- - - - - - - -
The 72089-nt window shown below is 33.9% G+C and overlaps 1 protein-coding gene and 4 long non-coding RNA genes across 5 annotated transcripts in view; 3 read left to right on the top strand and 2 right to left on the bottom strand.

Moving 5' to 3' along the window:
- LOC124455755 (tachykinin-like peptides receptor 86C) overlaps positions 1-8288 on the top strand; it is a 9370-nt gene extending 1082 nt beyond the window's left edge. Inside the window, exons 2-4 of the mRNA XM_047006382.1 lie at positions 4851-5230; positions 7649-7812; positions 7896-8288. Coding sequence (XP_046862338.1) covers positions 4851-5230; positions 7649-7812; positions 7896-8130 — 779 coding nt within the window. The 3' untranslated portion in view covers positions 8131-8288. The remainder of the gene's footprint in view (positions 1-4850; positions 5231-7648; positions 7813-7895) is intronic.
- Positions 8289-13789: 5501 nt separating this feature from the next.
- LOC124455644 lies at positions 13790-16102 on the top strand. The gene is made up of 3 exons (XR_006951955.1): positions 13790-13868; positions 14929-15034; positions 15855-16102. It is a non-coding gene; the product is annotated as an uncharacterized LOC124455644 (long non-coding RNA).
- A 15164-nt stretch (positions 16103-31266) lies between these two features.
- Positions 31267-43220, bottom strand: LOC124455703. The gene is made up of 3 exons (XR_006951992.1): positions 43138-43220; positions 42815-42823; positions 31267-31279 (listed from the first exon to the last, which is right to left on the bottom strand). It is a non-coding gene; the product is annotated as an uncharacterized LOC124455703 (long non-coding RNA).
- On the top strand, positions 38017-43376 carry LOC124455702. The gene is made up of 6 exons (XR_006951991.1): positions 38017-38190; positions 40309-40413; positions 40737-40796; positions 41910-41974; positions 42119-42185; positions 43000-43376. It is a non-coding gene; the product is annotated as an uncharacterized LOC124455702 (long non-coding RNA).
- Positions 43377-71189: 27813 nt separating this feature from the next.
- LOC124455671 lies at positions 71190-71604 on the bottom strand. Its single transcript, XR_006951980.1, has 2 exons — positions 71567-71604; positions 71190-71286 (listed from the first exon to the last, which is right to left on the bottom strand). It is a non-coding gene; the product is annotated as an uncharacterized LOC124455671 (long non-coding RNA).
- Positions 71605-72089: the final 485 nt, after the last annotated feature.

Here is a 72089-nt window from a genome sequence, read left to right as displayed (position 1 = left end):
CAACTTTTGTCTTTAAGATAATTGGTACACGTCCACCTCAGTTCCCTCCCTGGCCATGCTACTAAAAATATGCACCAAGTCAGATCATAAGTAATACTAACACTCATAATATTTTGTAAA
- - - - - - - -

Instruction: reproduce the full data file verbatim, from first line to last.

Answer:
The 72089-nt window shown below is 33.9% G+C and overlaps 1 protein-coding gene and 4 long non-coding RNA genes across 5 annotated transcripts in view; 3 read left to right on the top strand and 2 right to left on the bottom strand.

Moving 5' to 3' along the window:
- LOC124455755 (tachykinin-like peptides receptor 86C) overlaps positions 1-8288 on the top strand; it is a 9370-nt gene extending 1082 nt beyond the window's left edge. Inside the window, exons 2-4 of the mRNA XM_047006382.1 lie at positions 4851-5230; positions 7649-7812; positions 7896-8288. Coding sequence (XP_046862338.1) covers positions 4851-5230; positions 7649-7812; positions 7896-8130 — 779 coding nt within the window. The 3' untranslated portion in view covers positions 8131-8288. The remainder of the gene's footprint in view (positions 1-4850; positions 5231-7648; positions 7813-7895) is intronic.
- Positions 8289-13789: 5501 nt separating this feature from the next.
- LOC124455644 lies at positions 13790-16102 on the top strand. The gene is made up of 3 exons (XR_006951955.1): positions 13790-13868; positions 14929-15034; positions 15855-16102. It is a non-coding gene; the product is annotated as an uncharacterized LOC124455644 (long non-coding RNA).
- A 15164-nt stretch (positions 16103-31266) lies between these two features.
- Positions 31267-43220, bottom strand: LOC124455703. The gene is made up of 3 exons (XR_006951992.1): positions 43138-43220; positions 42815-42823; positions 31267-31279 (listed from the first exon to the last, which is right to left on the bottom strand). It is a non-coding gene; the product is annotated as an uncharacterized LOC124455703 (long non-coding RNA).
- On the top strand, positions 38017-43376 carry LOC124455702. The gene is made up of 6 exons (XR_006951991.1): positions 38017-38190; positions 40309-40413; positions 40737-40796; positions 41910-41974; positions 42119-42185; positions 43000-43376. It is a non-coding gene; the product is annotated as an uncharacterized LOC124455702 (long non-coding RNA).
- Positions 43377-71189: 27813 nt separating this feature from the next.
- LOC124455671 lies at positions 71190-71604 on the bottom strand. Its single transcript, XR_006951980.1, has 2 exons — positions 71567-71604; positions 71190-71286 (listed from the first exon to the last, which is right to left on the bottom strand). It is a non-coding gene; the product is annotated as an uncharacterized LOC124455671 (long non-coding RNA).
- Positions 71605-72089: the final 485 nt, after the last annotated feature.

Here is a 72089-nt window from a genome sequence, read left to right as displayed (position 1 = left end):
CAACTTTTGTCTTTAAGATAATTGGTACACGTCCACCTCAGTTCCCTCCCTGGCCATGCTACTAAAAATATGCACCAAGTCAGATCATAAGTAATACTAACACTCATAATATTTTGTAAA